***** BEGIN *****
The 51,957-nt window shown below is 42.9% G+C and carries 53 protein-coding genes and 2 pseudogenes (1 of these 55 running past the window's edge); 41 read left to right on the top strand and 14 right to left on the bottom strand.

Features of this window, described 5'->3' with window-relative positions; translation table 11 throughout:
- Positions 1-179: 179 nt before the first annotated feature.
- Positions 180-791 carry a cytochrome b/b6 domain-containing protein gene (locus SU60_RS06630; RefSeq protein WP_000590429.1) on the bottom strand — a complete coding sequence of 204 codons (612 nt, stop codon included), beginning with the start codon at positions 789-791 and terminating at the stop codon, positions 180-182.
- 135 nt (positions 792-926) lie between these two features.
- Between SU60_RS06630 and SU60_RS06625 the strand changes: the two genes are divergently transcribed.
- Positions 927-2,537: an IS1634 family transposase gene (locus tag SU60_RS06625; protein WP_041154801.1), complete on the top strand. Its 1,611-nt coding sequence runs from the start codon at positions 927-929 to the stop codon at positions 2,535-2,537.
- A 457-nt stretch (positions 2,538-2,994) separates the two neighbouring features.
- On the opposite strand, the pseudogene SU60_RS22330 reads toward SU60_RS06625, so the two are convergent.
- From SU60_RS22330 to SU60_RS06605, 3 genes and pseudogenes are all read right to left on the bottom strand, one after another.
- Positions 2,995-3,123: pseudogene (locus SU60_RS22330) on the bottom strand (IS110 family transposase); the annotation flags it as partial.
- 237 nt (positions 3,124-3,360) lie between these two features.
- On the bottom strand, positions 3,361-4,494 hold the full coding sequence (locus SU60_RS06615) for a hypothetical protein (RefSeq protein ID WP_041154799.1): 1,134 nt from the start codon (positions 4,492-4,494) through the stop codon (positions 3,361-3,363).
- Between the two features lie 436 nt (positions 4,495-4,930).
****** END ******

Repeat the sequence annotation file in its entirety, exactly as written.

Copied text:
The 51,957-nt window shown below is 42.9% G+C and carries 53 protein-coding genes and 2 pseudogenes (1 of these 55 running past the window's edge); 41 read left to right on the top strand and 14 right to left on the bottom strand.

Features of this window, described 5'->3' with window-relative positions; translation table 11 throughout:
- Positions 1-179: 179 nt before the first annotated feature.
- Positions 180-791 carry a cytochrome b/b6 domain-containing protein gene (locus SU60_RS06630; RefSeq protein WP_000590429.1) on the bottom strand — a complete coding sequence of 204 codons (612 nt, stop codon included), beginning with the start codon at positions 789-791 and terminating at the stop codon, positions 180-182.
- 135 nt (positions 792-926) lie between these two features.
- Between SU60_RS06630 and SU60_RS06625 the strand changes: the two genes are divergently transcribed.
- Positions 927-2,537: an IS1634 family transposase gene (locus tag SU60_RS06625; protein WP_041154801.1), complete on the top strand. Its 1,611-nt coding sequence runs from the start codon at positions 927-929 to the stop codon at positions 2,535-2,537.
- A 457-nt stretch (positions 2,538-2,994) separates the two neighbouring features.
- On the opposite strand, the pseudogene SU60_RS22330 reads toward SU60_RS06625, so the two are convergent.
- From SU60_RS22330 to SU60_RS06605, 3 genes and pseudogenes are all read right to left on the bottom strand, one after another.
- Positions 2,995-3,123: pseudogene (locus SU60_RS22330) on the bottom strand (IS110 family transposase); the annotation flags it as partial.
- 237 nt (positions 3,124-3,360) lie between these two features.
- On the bottom strand, positions 3,361-4,494 hold the full coding sequence (locus SU60_RS06615) for a hypothetical protein (RefSeq protein ID WP_041154799.1): 1,134 nt from the start codon (positions 4,492-4,494) through the stop codon (positions 3,361-3,363).
- Between the two features lie 436 nt (positions 4,495-4,930).